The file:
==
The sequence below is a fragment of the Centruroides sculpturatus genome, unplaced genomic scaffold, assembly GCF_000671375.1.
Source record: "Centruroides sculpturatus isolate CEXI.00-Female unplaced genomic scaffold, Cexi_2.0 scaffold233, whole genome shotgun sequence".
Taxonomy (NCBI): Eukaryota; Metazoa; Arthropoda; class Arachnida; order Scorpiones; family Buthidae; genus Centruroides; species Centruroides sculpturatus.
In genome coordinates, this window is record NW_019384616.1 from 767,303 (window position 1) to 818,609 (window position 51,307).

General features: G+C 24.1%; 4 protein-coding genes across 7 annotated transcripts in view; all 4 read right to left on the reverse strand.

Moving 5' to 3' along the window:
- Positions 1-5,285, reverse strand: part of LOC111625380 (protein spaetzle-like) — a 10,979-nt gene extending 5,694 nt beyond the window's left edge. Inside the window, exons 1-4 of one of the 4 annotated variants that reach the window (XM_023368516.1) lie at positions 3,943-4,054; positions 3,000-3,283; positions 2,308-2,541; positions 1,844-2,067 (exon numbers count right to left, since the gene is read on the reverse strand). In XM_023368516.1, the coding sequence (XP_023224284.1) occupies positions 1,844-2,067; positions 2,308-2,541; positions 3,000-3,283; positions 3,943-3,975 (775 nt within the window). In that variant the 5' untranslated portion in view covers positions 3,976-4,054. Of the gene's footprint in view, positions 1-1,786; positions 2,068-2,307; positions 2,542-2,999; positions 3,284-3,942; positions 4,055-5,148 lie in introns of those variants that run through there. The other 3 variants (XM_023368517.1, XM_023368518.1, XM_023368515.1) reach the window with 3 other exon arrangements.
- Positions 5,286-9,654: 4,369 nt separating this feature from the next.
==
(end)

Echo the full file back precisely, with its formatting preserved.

The sequence below is a fragment of the Centruroides sculpturatus genome, unplaced genomic scaffold, assembly GCF_000671375.1.
Source record: "Centruroides sculpturatus isolate CEXI.00-Female unplaced genomic scaffold, Cexi_2.0 scaffold233, whole genome shotgun sequence".
Taxonomy (NCBI): Eukaryota; Metazoa; Arthropoda; class Arachnida; order Scorpiones; family Buthidae; genus Centruroides; species Centruroides sculpturatus.
In genome coordinates, this window is record NW_019384616.1 from 767,303 (window position 1) to 818,609 (window position 51,307).

General features: G+C 24.1%; 4 protein-coding genes across 7 annotated transcripts in view; all 4 read right to left on the reverse strand.

Moving 5' to 3' along the window:
- Positions 1-5,285, reverse strand: part of LOC111625380 (protein spaetzle-like) — a 10,979-nt gene extending 5,694 nt beyond the window's left edge. Inside the window, exons 1-4 of one of the 4 annotated variants that reach the window (XM_023368516.1) lie at positions 3,943-4,054; positions 3,000-3,283; positions 2,308-2,541; positions 1,844-2,067 (exon numbers count right to left, since the gene is read on the reverse strand). In XM_023368516.1, the coding sequence (XP_023224284.1) occupies positions 1,844-2,067; positions 2,308-2,541; positions 3,000-3,283; positions 3,943-3,975 (775 nt within the window). In that variant the 5' untranslated portion in view covers positions 3,976-4,054. Of the gene's footprint in view, positions 1-1,786; positions 2,068-2,307; positions 2,542-2,999; positions 3,284-3,942; positions 4,055-5,148 lie in introns of those variants that run through there. The other 3 variants (XM_023368517.1, XM_023368518.1, XM_023368515.1) reach the window with 3 other exon arrangements.
- Positions 5,286-9,654: 4,369 nt separating this feature from the next.